Question: Goodbye speech?
PTO Today has given me all the tools I need to get our next group ready to take over for me, but I think they forgot one thing! I need a speech to help me say goodbye as president and how I will miss everyone.
Advice from PTO TodayElly writes:
Well, Elly is never short on words! But she doesn’t think that she can (or should) write a generic “Thanks and goodbye” speech suitable to address your group. Instead, Elly thinks your parting words should reflect your own specific journey as a volunteer and PTO president. So rather than write an exit speech for you, Elly’s going to give you some pointers and guidelines to help you create your own tear-jerking, awe-inspiring, worthy-of-a-standing-ovation oration. (And don’t worry, you don’t have to memorize your speech; reading from a page or two with bullets or notes is just fine.)
First off, it’s important that you speak from the heart, so you’ll want to put some time and thought into your message about these talking points:
- What has volunteering at the school meant to you?
- How many great friendships have developed and flourished from that involvement?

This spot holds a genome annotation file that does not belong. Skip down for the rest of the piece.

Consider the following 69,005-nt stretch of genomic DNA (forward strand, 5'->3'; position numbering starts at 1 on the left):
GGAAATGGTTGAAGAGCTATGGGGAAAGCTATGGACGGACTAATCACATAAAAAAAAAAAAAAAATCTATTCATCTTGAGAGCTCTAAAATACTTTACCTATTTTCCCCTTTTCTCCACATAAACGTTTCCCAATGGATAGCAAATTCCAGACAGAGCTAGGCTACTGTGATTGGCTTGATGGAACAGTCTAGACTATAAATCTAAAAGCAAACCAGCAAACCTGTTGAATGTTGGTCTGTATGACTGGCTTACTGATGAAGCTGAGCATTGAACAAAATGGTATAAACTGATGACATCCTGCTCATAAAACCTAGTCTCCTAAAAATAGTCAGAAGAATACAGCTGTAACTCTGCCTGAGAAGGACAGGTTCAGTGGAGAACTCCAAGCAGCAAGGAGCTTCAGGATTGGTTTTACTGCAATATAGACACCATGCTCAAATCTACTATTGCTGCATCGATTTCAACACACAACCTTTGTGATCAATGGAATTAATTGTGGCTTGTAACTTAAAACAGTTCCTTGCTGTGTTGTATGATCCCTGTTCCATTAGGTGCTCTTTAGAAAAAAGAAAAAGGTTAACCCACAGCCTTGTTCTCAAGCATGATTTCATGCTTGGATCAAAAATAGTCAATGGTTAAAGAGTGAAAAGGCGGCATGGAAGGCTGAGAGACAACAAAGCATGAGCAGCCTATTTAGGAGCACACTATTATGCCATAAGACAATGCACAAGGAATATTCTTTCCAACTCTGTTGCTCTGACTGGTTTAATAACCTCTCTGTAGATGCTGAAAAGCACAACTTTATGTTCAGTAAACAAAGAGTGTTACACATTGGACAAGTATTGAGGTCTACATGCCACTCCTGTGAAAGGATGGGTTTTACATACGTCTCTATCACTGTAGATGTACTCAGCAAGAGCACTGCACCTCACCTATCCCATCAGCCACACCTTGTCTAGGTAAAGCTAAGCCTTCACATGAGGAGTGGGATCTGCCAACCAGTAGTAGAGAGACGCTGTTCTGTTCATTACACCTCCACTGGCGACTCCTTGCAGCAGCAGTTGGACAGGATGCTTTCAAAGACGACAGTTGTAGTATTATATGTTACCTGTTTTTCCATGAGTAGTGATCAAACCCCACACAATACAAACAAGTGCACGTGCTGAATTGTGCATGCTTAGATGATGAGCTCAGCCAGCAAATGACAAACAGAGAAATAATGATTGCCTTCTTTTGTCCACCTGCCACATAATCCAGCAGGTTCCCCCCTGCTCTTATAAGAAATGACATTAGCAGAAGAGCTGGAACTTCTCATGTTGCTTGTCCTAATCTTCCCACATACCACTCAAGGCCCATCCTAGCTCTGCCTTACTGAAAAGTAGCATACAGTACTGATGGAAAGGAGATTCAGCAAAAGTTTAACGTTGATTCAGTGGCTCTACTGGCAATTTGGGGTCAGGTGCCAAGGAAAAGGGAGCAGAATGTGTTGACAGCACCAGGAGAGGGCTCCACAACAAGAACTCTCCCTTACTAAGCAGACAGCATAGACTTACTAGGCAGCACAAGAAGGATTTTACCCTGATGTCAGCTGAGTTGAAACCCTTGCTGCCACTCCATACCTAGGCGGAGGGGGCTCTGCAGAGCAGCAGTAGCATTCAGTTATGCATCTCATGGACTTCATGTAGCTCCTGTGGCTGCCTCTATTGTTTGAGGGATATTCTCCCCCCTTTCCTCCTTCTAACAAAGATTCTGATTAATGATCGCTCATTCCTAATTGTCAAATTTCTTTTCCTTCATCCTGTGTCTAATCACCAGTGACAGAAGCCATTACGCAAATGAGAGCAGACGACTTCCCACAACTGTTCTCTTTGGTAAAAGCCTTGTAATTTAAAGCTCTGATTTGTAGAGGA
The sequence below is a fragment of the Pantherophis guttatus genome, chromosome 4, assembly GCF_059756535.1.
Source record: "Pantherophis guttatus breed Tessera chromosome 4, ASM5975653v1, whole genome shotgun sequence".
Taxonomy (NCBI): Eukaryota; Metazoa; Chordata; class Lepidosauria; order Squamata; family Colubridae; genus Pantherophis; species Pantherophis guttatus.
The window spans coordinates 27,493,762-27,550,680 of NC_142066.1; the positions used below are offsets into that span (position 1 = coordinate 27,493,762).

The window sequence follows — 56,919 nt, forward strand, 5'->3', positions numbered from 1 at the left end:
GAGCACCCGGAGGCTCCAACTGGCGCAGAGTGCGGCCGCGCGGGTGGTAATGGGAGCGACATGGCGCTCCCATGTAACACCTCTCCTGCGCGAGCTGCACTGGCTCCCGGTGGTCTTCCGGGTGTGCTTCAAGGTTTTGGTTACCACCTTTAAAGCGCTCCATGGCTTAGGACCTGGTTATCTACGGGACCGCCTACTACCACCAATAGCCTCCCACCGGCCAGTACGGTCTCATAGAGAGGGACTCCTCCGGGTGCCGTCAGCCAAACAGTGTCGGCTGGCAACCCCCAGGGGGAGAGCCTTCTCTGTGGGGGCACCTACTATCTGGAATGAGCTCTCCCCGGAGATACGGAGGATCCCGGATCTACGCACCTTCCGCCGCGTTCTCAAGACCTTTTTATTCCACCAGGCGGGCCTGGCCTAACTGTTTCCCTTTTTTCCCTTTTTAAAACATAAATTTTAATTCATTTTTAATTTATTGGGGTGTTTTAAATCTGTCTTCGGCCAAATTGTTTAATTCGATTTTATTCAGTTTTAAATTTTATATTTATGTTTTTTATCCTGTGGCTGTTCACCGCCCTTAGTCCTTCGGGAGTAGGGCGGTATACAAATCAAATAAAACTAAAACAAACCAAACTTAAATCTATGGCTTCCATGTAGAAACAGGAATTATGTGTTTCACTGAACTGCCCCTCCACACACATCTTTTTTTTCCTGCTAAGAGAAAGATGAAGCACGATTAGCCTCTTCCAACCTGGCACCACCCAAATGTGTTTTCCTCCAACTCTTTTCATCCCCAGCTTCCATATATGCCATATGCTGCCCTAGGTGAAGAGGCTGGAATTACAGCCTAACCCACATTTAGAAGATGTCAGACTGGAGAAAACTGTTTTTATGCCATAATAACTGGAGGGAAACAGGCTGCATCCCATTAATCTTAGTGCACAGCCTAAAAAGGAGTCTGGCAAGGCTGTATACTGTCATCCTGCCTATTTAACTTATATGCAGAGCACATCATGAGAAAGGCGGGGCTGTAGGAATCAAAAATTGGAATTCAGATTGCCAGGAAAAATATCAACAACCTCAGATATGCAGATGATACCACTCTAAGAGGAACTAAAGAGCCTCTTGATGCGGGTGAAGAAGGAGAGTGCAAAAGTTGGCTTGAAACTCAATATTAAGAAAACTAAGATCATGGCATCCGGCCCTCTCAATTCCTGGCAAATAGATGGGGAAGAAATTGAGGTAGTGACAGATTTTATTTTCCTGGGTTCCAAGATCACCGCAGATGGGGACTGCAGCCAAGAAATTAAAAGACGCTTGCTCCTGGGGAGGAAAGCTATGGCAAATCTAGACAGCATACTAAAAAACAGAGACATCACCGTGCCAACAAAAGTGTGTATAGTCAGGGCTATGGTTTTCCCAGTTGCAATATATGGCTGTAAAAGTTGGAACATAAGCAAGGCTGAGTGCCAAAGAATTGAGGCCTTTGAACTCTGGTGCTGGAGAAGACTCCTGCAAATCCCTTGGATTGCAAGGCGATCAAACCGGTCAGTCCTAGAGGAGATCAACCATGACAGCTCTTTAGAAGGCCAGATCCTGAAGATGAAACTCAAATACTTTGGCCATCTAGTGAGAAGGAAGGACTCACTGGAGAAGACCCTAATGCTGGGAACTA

- What are some of your favorite events or traditions that you implemented or were proud to participate in?
- Are there people you want to publicly thank for helping you make those special events happen?
Elly always likes to hear anecdotal bits at retirement parties and farewell gatherings. Sharing a few stories about your journey as a volunteer can give people more insight about your character in and out of PTO. Do you remember why you wanted to volunteer? Your first volunteer assignment? Were you nervous? Can you recall your first the day you were nominated as president? (And did you pass out? Ha!) What advice would you give to those coming after you? Be sure to keep your message positive; don’t burn any bridges or discredit any teachers or faculty. Most important, don’t give yourself too much credit with anything along the lines of “Things are gonna be different without me!” or “You’re going to wish you had someone like me around to deal with that principal!” (Elly strongly doubts you’re that kind of person, though!)
Be sure to mention your favorite accomplishments during your tenure—and Elly doesn’t necessarily mean that fundraiser you managed that took in $90,000. How about the new after-school program that all the kids are talking about? Or the reading buddies program that helped your school’s test scores soar?
Finally, as you hand over the gavel (along with procedures manuals, a job description, and your old copies of PTO Today magazine), be sure to mention that you’re willing to help in the event your new board needs you for anything. Oh, and bring plenty of tissues. Farewell, and best of luck!
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